a small experiment in linking peers + postings
© LARRY C. PRICE, PHOTOJOURNALIST + STORYTELLER
My wife, Debbie, and I begin each begin most mornings with a little ritual. We hurry into our living room with our morning coffees, often sitting in the dim room, or at most, switching on a small lamp in the corner. Here, in the morning quiet, we compare notes, make plans, talk about the news, complain, joke and generally take some quality time with one another before the realities of time and the responsibilities of the day set in.
Recently, during one of these morning conversations, we went down the path of change and the future. It only felt like the proverbial “yesterday” when we plotted our courses as journalists and storytellers. We’ve seen a lot of changes in the media business and continue to wonder what might be on the horizon as the media landscape continues to evolve. We talked about the new generation of journalists and how equipped (or not) they are to take the reigns of the media professionals.
As a result of our morning chat, I came up with five pointers emerging photojournalists should consider if they want to set themselves apart in today’s competitive markets.
1) Form a group. The demands of media companies these days demand us all to be generalists. A little photography, a little writing, a bit of radio, some video: All in a day’s work. Sadly, you can’t be truly great in all disciplines. Try to concentrate on what you do really well then find better people than you to help you with the rest. In a classical newspaper, magazine of web-production environment, you may have to play as a one-man band. On bigger projects or freelance gigs, find help and raise your bar. I long ago gave up on being a jack-of-all-trades journalist. These days, I concentrate on using my eyes, creating the best images I can and get help with on the back-end of production, computer maintenance, video editing and so on. I know enough to “be dangerous” but I try to prioritize my creative flow.
2) Develop a style. This is a tough one, but the idea of developing a photographic style should be constantly nagging at you. As you grow as a photographer, you’ll naturally want to experiment and stretch. But through all the themes you’ll eventually explore, there should be that “special something” about your work that’s unique to your vision. When someone tells you they recognize an image as yours before they actually KNOW you made it, you know you’ve defined a style. Recognizing your style is unique and personal. You should take pride when this happens. Some photographers go through their careers and never find the “signature” that sets their work apart.
Check out Price’s portfolio and his Pulitzer-Prize winning work on Angola + El Salvador and Liberia, as well as his recent photography project documenting Philippines Gold: Child Labor and his recent article for the Pulitzer Center on the child labor crisis.
3) Build a good foundation. If you are serious about being a photojournalist and storyteller you have to be curious about the human condition. You should be well-educated and well-informed. You should stay up on current events, know history, understand science and technology and be able to write reasonably well. If you can’t walk into a crowded room and carry on a comfortable conversation about any topic that might come up, you have work to do. And it goes without saying, you must master your craft. Photographic equipment is so sophisticated these days that anyone can take a reasonable photo or capture good audio or video. Knowing how to make the best creative decisions under a given circumstance only comes with lots of hard work. Masters know their gear like the lines of their hands.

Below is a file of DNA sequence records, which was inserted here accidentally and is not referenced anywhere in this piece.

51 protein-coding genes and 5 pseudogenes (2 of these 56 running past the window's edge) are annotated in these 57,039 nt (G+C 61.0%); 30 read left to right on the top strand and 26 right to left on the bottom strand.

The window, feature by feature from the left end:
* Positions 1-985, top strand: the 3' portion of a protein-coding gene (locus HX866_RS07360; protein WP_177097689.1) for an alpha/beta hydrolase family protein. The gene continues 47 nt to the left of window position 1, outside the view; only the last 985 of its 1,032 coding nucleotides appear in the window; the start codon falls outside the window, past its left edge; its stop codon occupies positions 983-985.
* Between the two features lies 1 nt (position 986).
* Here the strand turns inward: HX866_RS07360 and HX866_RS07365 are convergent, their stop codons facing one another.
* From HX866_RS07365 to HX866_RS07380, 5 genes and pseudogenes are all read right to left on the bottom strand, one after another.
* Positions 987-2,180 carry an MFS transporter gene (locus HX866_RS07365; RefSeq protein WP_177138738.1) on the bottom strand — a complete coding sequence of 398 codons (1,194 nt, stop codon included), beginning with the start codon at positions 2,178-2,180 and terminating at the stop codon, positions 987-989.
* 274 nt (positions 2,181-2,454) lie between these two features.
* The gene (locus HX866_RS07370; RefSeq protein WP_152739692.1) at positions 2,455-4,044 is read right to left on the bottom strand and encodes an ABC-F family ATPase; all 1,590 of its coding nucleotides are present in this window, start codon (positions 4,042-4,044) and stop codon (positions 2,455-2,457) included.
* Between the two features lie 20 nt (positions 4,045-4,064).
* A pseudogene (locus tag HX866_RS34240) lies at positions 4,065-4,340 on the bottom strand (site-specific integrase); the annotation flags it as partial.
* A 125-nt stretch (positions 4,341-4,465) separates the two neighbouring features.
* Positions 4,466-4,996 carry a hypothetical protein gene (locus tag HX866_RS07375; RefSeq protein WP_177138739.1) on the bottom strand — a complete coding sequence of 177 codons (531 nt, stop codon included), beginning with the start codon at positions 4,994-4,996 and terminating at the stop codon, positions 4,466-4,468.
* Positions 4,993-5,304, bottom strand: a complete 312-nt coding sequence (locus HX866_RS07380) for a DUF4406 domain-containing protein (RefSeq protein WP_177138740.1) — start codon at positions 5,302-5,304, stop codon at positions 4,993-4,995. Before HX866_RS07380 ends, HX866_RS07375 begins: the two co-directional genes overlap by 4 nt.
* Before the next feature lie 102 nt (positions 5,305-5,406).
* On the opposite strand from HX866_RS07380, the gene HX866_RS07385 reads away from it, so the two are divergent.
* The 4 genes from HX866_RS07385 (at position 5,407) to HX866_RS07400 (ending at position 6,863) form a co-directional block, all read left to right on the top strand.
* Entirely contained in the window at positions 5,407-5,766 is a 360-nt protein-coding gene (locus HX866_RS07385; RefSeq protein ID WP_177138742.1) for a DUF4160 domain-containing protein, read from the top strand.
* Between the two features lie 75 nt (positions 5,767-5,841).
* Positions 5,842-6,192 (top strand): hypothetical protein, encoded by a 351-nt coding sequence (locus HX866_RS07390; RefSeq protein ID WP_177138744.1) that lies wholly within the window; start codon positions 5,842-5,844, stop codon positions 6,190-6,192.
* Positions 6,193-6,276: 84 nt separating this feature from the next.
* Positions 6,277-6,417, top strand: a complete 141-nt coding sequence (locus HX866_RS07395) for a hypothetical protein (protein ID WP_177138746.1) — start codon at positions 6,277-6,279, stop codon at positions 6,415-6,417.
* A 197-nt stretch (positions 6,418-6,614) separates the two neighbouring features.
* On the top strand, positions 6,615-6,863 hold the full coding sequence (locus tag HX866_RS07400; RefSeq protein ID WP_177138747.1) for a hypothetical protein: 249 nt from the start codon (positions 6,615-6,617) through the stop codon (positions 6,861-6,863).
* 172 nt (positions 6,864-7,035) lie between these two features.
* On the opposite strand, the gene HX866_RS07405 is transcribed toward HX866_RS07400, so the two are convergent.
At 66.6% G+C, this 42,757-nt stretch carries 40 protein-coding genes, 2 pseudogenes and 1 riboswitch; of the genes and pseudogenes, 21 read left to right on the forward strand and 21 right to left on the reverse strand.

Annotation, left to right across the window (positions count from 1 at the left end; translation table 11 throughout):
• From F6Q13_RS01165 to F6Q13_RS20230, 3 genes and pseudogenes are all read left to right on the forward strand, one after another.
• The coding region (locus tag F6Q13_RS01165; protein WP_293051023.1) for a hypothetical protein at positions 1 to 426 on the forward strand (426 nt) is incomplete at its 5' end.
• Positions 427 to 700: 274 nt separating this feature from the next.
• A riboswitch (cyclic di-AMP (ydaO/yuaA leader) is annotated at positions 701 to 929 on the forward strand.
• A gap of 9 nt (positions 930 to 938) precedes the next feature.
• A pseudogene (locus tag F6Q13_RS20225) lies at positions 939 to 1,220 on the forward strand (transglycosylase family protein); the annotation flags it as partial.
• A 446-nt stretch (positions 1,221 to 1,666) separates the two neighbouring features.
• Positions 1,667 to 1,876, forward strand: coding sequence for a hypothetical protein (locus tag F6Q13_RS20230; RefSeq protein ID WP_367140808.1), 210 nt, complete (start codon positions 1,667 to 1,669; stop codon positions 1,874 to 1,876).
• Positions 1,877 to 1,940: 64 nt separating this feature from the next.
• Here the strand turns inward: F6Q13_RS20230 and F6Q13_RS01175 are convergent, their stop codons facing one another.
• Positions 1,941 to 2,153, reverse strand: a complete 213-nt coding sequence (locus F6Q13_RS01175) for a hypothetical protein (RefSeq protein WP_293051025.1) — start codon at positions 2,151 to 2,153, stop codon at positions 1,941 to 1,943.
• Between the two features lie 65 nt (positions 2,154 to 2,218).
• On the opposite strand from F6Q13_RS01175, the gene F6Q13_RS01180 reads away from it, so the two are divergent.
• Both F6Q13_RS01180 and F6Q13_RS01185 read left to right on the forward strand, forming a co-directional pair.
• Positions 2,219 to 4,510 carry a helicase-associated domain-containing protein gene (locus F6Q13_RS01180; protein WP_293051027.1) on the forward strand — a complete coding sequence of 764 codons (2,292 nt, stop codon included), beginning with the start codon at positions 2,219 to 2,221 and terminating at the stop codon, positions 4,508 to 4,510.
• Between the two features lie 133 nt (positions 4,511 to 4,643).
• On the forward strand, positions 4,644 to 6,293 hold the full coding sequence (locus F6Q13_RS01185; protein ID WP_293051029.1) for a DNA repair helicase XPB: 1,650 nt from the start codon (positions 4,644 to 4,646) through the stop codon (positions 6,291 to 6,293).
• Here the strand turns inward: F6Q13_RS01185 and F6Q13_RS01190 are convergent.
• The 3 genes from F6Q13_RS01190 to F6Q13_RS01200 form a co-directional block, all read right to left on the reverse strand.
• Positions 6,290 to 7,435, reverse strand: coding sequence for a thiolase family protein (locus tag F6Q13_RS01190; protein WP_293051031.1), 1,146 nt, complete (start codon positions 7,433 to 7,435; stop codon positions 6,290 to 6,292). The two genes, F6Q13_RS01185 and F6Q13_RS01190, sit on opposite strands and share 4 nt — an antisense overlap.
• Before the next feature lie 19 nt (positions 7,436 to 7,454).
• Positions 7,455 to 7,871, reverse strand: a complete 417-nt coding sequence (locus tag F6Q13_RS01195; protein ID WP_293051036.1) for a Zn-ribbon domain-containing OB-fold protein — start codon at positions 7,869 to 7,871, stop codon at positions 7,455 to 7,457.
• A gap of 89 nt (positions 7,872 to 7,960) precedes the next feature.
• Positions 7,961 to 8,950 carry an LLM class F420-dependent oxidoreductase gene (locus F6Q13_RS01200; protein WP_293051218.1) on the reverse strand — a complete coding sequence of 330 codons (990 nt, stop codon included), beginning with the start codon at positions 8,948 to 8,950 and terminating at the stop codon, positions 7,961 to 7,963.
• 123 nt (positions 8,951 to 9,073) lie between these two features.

4) Sweat the small stuff. Think like a business person. Be professional and be pro-active. There are so many photographers competing for work that you must not only set yourself apart, you have to cultivate an image that is appealing to potential clients. Get things on paper, get business cards and learn how to write a job proposal. Get social and leverage the power of Facebook, Twitter and Google+ to present yourself as a confident professional. Above all else, take care of details. Check in with clients and don’t go more than a few hours without returning phone calls or emails. Do your research and know what you’re going to shoot before you get on location.
5) Find a project. Every serious journalist I know has some overriding interest lurking in the back of their minds. It’s that notion or idea about a story they feel deeply about. Think about your photographic obsession and start working on it. Promote and market your idea–stake you claim and then own the story. I know photographers who work on projects for years while they go about their “day job,” but it’s not work, it’s pleasure for them to circle back from time to time and shoot pictures they feel are important. Not only will this stimulate your creativity, you’ll have an amazing portfolio of great work to show or publish.
Meanwhile, good luck and Godspeed as you chart your own path through this crazy business. See ya on assignment.
Larry C. Price is an award-winning photojournalist and documentary photographer based in Dayton, Ohio. Larry spent much of his career in newspaper journalism as a photographer and an editor at six newspapers.
A native Texan and journalism graduate from the University of Texas at Austin.
His journalism career has spanned three decades including two Pulitzer Prizes for his photography. Price also has received a Best Photographic Reporting award from the Overseas Press Club and has been honored at the World Press Photo Awards. His images have appeared in Time, Newsweek, National Geographic, U.S. News & World Report, Audubon and other national publications. Price has contributed to 12 “Day in the Life” photography books including the acclaimed A Day in the Life of America, A Day in the Life of the Soviet Union and A Day in the Life of Africa.